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Heart Failure

From Mediwikis

Inability of the heart to function as a pump and maintain sufficient cardiac output to perfuse the body. The normal adaptive responses of the cardiovascular system that help maintain perfusion in acute situations cause damage if needed over a prolonged period.

Clinical Presentations

Left and Right Heart Failure

Left Heart Failure Right Heart Failure
  • Ischaemic Heart Disease
  • Hypertension
  • Valvular Heart Disease
  • Cardiomopathy
  • Other
    • Congenital
    • Alcohol
    • Drugs (Chemo)
    • Hyperdynamic circulation (e.g. - anaema, thyrotoxicosis, paget's)
    • Pericardial disease
  • Secondary to left heart failure (both failed - "congestive")
  • Infarct - right ventricle
  • Pulmonary hypertension
  • Pulmonary embolism
  • Cor pulmonale
  • COPD
Pulmonary congestion
  • Fatigue
  • Exertional dyspnoea
  • Orthopnoea
  • Paroxysmal noctural dyspnoea
  • Cough
  • Fatigue
  • Anorexia
  • Nausea
Pulmonary congestion
  • Tachypnoea
  • Tachycardia
  • Displaced apex
  • Basal lung crackles
  • 3rd heart sound (due to rapid ventricular filling)
  • Mitral regurgitation (if severe)
  • Raised JVP
  • Hepatomegaly
  • Pitting oedema - ankles & calves if active patient, sacrum if bed
  • Tricuspid regurgitation (right ventricular dilatation -> giant 'V' waves in JVP & tender liver)
  • Ascites
  • Pleural effusion (if secondary to RHF)

Congestive Heart Failure (CHF)

Both sides of the heart fail, usually with right heart failure coming secondarily to left heart failure. Symptoms are a combination of left and right.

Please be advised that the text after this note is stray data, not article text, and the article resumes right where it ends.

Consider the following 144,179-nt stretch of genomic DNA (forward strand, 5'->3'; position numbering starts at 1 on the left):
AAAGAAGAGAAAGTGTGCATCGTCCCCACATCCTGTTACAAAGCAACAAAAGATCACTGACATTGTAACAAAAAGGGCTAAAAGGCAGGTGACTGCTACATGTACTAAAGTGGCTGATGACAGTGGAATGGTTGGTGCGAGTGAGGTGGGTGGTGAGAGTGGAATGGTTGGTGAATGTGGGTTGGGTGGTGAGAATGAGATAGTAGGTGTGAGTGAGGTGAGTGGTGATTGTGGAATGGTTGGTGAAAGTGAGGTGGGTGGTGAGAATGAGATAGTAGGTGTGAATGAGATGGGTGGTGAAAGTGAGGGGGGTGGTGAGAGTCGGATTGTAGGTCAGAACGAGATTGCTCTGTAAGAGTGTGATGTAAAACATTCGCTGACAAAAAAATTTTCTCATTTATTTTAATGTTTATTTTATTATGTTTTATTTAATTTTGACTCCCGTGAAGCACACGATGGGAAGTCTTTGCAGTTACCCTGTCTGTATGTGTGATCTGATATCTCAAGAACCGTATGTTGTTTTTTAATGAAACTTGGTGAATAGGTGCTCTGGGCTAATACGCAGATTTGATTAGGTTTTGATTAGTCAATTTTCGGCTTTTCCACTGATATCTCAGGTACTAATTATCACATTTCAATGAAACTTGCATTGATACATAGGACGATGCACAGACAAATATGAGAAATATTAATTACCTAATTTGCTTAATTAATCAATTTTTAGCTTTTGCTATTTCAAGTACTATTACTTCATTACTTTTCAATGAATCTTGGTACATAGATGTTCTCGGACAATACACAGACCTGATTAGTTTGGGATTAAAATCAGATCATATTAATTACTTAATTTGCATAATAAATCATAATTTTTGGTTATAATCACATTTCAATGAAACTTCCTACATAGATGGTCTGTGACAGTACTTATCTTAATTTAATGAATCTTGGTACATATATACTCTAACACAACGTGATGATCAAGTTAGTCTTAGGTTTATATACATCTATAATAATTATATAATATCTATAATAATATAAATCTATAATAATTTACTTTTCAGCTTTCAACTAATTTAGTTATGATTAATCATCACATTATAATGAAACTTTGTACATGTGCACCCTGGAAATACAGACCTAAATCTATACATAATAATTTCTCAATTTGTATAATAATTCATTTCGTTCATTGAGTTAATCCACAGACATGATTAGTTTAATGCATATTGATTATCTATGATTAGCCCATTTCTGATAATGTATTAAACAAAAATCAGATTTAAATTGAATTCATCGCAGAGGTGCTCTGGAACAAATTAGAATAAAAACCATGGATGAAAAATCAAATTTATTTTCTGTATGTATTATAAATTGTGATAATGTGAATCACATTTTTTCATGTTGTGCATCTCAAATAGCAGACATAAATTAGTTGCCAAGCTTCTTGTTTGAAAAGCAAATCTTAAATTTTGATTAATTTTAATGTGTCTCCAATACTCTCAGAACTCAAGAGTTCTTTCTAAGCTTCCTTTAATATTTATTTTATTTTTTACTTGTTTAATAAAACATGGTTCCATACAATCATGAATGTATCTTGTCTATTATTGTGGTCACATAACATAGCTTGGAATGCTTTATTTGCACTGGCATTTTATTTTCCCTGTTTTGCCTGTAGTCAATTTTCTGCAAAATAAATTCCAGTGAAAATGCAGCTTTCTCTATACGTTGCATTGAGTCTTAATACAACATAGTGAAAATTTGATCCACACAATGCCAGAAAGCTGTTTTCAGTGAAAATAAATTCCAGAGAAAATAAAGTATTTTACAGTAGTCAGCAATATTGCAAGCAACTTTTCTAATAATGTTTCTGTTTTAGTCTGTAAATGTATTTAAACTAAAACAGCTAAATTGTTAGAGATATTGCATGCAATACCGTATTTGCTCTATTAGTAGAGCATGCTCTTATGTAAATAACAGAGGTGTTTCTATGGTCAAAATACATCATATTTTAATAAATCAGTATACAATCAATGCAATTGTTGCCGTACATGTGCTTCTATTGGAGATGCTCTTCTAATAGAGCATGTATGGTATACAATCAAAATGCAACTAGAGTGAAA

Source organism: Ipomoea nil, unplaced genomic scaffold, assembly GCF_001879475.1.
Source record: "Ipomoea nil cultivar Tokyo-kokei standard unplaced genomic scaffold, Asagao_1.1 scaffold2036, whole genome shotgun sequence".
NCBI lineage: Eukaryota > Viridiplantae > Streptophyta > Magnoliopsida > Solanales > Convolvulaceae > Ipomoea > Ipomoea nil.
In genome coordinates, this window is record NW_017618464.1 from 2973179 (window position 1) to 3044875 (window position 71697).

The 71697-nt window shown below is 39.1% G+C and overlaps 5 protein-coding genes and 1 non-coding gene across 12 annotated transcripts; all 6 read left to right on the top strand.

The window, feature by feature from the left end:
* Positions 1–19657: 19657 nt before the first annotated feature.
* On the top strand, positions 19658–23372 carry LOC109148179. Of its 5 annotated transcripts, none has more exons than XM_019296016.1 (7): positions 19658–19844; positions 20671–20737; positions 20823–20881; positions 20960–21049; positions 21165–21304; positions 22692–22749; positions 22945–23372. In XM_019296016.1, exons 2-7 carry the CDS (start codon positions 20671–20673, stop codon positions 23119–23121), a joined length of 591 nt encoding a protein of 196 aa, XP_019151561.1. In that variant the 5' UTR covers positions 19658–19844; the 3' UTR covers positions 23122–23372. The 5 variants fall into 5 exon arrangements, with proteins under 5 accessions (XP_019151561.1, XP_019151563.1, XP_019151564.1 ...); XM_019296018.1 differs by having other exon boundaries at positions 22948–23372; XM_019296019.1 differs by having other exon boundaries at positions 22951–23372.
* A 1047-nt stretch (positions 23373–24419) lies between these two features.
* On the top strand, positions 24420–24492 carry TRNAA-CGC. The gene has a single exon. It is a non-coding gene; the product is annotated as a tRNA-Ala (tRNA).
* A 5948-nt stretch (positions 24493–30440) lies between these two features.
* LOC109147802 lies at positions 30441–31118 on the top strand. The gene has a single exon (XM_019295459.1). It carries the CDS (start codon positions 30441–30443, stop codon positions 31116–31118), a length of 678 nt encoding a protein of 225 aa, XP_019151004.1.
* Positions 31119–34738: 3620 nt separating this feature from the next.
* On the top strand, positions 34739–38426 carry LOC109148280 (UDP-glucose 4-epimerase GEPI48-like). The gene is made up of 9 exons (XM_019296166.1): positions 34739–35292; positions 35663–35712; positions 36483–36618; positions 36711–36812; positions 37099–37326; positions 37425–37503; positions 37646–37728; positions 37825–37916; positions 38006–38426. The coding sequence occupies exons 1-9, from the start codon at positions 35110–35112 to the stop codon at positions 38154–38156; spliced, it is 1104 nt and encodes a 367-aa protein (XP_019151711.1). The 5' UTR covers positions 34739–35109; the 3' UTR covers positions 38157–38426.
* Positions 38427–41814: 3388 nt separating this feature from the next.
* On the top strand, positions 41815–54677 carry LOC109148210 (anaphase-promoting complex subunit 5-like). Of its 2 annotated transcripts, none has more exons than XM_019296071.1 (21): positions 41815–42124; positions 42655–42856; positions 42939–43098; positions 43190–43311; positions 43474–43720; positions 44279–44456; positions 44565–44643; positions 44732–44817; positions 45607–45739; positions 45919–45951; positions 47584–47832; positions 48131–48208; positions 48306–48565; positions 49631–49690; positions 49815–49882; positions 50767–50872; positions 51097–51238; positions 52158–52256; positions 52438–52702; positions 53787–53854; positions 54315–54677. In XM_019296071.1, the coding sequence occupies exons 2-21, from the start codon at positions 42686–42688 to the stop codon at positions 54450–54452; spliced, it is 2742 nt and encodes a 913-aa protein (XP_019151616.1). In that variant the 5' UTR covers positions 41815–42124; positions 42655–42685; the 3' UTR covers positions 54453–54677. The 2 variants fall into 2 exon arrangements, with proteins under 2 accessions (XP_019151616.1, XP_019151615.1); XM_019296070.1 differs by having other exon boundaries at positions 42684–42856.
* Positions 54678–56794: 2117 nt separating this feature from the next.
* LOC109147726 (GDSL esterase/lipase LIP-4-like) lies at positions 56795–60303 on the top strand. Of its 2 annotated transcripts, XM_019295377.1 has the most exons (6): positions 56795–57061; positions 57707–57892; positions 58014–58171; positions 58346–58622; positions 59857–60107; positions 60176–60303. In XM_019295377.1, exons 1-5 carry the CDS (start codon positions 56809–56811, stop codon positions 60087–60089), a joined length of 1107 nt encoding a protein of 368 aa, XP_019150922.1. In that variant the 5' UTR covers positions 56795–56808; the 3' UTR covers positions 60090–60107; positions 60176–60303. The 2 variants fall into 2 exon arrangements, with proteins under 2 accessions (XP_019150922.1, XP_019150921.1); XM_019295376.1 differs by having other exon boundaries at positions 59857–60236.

Acute Heart Failure

  • Minutes -> Hours
  • Left/Right


  • Myocardial infarction
  • Pulmonary embolism
  • Cardiac tamponade

In Paediatrics

Ventricular Septal Defect- most common

  • Harsh, Pansystolic murmur
  • Parasternal Thrill

Atrioventricular Septal Defect

Patient Ductus Arteriosus

  • Machinery murmur (continuous)
  • Collapsing Pulse

Compensatory Mechanisms (that cause damage over chronic period)

  • Sympathetic Nervous System
    • Acutely: ↑ HR & SV
    • Chronic: Arteriolar constricton -> ↑ afterload -> ↓ cardiac output
  • Renin-Angiotensin System
    • Acutely: ↑ fluid retention -> ↑ venous pressure -> ↑ stroke volume
    • Chronic:
      • Retention -> Congestion -> Oedema -> Dyspnoea
      • Angiotensin II -> Arteriolar constriction -> ↑ afterload -> ↓ cardiac output
  • Ventricular Dilatation
    • Acute: ↑ stretch -> ↑ Starlings -> ↑ stroke volume
    • Chronic: No Starling's from other factors -> ↑ myocardial systolic tension needed -> ↑ O2 requirement

Chest radiograph findings

  • Cardiomegaly (heart size > 50% thoracic diameter on PA film)
  • Pulmonary oedema ("bat wing" shadowing)
  • Upper lobe diversion (swollen vessels in upper zones)
  • Kerley B lines (thin horizontal lines from lateral lung margins inwards)
  • Pleural effusions


More information at Heart Failure Treatment

  • Maintain Oedema free
    • Loop diuretics-Furosemide
    • Potassium sparing diuretic-Spironolactone
    • Fluid and Salt Restriction
  • Inhibition of Renin Angiotensin System/Neurohumoral Activation
    • ACE inhibiters
  • Inhibition of neurohormonal activation of the heart
    • Beta blockers
    • Previously believed to be contraindicated as beta blockers are a negative inotrope (reduce cardiac function) however patients on long term inhibition of their maladaptive neurohormonal responses do better
  • Reduce further CVD risk:
    • Statin, Aspirin, Antiplatelets


  • Medication is complex both for patients and doctors
  • Most medications reduce BP which can only be reduced so far
  • Electrolytes and renal function must be closely monitored
  • People with heart failure have increased risk of sudden cardiac death